First reported 5/20/2010 3:05 p.m.
Work that Nicor Gas is doing throughout Oak Park to upgrade gas mains is raising concerns about the tidiness and extent of the digs.
Trustee Ray Johnson expressed his frustrations at the end of the village board meeting last week. Johnson urged village hall to verify whether Nicor is following Oak Park’s rules while doing its work.
“They’re digging really close to the trees, and it seems to be a really aggressive dig, where there’s a lot of remnants of tree roots,” Johnson said in a phone interview a few days after the meeting. “I frankly don’t have a whole lot of faith in our utility companies, and I started wondering whether we’re on top of this.”
Public Works Director John Wielebnicki said the village is conscious of Nicor’s project and has been inspecting the results on a daily basis. According to Wielebnicki, Public Works has asked Nicor to trim roots if they’re in the way before scooping up the soil, “as opposed to digging and pulling the roots and stretching and tearing them,” he said. “It’s a less intrusive means when you’re digging around the tree, and does less damage.”
Nicor is working to replace low-pressure, cast-iron gas mains with high-pressure plastic ones, said Richard Caragol, a spokesman for the company. With that, they’re also changing the gas service lines that run from the street or parkway to people’s homes. In addition, Nicor will be moving indoor gas meters outside in homes across Oak Park.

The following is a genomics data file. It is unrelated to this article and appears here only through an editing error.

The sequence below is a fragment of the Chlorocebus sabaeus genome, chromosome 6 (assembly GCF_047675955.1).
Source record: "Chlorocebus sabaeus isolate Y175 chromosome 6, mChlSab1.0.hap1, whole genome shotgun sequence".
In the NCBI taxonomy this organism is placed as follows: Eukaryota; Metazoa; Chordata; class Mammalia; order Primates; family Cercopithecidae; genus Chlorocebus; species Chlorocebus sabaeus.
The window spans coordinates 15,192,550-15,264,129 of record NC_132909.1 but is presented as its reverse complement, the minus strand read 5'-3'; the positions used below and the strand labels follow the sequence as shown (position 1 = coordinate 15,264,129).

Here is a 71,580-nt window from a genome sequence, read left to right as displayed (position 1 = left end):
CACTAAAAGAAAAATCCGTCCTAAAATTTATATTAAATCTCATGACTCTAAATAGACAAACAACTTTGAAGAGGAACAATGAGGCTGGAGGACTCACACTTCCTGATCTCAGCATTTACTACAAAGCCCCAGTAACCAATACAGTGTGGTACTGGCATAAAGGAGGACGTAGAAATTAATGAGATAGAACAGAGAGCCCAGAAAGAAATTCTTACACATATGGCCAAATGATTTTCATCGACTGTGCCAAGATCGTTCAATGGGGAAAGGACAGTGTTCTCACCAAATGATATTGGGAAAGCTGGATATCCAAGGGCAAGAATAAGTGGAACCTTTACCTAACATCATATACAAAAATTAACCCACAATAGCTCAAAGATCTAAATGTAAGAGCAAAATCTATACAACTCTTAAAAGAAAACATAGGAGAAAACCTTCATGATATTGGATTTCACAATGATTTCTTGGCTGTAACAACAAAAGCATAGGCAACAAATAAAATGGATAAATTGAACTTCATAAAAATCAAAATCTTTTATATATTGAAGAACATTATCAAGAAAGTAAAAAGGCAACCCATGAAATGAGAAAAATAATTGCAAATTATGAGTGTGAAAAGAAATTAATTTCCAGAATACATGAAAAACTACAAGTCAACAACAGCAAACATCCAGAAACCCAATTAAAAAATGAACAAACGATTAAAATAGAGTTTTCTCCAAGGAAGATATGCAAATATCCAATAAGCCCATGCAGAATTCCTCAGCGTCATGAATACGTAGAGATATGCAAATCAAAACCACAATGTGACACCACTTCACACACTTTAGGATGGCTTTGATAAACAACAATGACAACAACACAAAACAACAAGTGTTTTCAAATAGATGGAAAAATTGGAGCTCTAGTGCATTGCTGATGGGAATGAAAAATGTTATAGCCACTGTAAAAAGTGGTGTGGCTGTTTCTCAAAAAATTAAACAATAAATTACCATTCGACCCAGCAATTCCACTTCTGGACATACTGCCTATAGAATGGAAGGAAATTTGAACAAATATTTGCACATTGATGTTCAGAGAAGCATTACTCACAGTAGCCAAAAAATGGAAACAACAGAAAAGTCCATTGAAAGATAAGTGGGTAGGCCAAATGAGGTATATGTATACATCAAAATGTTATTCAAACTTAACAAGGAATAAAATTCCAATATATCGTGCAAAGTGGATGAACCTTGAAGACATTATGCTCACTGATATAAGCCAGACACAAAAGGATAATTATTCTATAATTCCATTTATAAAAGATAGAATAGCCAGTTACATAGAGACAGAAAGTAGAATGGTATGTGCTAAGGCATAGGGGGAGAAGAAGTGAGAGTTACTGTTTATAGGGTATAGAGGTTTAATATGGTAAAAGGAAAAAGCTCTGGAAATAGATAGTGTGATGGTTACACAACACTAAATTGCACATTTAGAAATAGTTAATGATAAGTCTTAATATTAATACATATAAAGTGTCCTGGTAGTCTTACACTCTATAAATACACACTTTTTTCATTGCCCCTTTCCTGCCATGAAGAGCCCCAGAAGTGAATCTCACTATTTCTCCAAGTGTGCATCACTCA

The work started in April in several areas, and they hope to finish by the end of July.
Johnson has also raised concerns about how holes in streets were patched, with the results looking more like speed bumps than smooth asphalt. Wielebnicki said he was unaware of that being a problem.
Caragol said it’s possible that some of the patched holes were covered in a way that would allow Nicor to return and do further work.
Caragol said that warmer temperatures can sometimes cause patched holes to bubble up. He was unaware of any damage the company has done to trees, but gave Nicor’s 800 number for residents to file complaints.
John Gross, 60, of the 100 block of S. Lombard is concerned about the gas main being replaced on his street. He hopes the company finishes soon, as there’s what he calls a huge pile of debris and utility vehicles parked in the middle of the cul-de-sac in front of his home.
“It’s highly disruptive,” Gross said last week.